I was shocked to learn that the flu virus had killed at least 20 children in the US. It reminded me of that time in history when Europeans unwittingly caused the near decimation of the Hawaiian population, whom they easily infected with smallpox and measles, including influenza, since the natives didn’t have the necessary antibodies to ward off the diseases.
As an asthmatic, getting a cold is a big deal, because it can easily lead to something worse, which my doctor and I try to prevent with an annual flu shot. At one point, my immune system was so inefficient she recommended doing it twice a year.
Ideally, the flu shot should be taken before the cold months, around September, but you have to be healthy at that point. A fever may result, so having it administered on a weekend is better, timing-wise, so that you have time to recover before going back to work or school. However, if you’re already on the verge of getting sick, a flu shot would not be a good idea.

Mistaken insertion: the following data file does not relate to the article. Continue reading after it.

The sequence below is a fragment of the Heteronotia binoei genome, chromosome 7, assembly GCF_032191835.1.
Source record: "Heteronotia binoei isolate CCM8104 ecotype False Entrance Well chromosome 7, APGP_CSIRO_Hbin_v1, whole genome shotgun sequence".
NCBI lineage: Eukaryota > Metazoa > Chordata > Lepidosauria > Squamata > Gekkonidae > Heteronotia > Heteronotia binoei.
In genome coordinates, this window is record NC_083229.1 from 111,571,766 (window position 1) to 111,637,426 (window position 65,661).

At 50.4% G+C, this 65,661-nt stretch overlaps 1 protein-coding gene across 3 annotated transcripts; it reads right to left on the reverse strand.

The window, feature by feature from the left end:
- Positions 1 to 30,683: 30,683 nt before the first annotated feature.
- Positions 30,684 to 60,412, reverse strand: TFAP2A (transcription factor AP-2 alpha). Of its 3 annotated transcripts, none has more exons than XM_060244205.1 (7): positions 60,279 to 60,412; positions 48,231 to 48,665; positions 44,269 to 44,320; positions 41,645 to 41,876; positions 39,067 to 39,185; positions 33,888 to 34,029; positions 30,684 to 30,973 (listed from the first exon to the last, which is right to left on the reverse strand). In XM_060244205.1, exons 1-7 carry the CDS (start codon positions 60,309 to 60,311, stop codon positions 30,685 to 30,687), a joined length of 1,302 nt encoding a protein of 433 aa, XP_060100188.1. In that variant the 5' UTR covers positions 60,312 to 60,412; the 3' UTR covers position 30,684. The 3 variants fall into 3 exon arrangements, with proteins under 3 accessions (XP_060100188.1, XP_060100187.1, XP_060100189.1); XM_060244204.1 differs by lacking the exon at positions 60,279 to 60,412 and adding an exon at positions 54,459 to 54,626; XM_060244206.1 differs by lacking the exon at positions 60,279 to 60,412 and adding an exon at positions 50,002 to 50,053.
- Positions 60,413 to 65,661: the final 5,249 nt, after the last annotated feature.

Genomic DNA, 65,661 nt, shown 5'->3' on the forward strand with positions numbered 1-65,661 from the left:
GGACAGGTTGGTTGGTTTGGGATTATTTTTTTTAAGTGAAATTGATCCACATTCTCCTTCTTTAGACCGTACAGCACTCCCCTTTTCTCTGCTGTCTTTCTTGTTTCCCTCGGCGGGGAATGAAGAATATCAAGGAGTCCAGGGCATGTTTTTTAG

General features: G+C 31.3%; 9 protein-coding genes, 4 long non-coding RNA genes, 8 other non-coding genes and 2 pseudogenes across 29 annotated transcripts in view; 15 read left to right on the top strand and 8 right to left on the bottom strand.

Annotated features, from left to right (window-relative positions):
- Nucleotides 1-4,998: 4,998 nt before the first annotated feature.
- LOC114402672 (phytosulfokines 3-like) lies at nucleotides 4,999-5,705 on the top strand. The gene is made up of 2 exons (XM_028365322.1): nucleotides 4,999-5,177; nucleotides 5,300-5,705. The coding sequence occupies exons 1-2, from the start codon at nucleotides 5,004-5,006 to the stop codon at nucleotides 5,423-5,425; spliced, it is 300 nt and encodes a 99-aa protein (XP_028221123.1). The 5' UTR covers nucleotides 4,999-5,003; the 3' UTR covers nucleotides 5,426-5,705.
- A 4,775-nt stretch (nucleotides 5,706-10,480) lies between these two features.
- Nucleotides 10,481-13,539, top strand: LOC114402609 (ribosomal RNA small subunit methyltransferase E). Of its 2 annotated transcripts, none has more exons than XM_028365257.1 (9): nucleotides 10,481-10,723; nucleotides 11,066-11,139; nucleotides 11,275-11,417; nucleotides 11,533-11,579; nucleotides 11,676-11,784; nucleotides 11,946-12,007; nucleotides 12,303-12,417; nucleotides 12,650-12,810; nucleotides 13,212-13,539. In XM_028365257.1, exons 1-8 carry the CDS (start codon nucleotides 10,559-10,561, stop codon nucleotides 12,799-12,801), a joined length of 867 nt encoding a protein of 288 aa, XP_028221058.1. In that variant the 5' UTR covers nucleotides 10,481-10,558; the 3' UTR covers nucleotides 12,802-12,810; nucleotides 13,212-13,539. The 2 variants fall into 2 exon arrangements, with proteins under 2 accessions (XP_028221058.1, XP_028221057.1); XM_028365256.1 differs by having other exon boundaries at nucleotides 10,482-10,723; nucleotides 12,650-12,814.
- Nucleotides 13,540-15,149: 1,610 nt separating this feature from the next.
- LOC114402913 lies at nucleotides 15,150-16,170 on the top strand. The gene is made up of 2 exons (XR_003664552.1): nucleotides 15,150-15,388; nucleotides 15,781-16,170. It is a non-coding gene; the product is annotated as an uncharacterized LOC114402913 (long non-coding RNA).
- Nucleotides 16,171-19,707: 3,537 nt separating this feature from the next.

Like all living organisms, the flu virus is mutating, and its present state is one that the American population doesn’t have immunity for, causing a nationwide epidemic. Children are at great risk, as demonstrated by the tragic story of six-year-old Adam Lucero, who was begging his mother to help him during the night and passed away the very next day. CNN reports on the symptoms to watch out for. (Hopefully, this particular flu virus is contained in the US and doesn’t spread worldwide, but it doesn’t hurt to be vigilant.)
Courtesy of CNN
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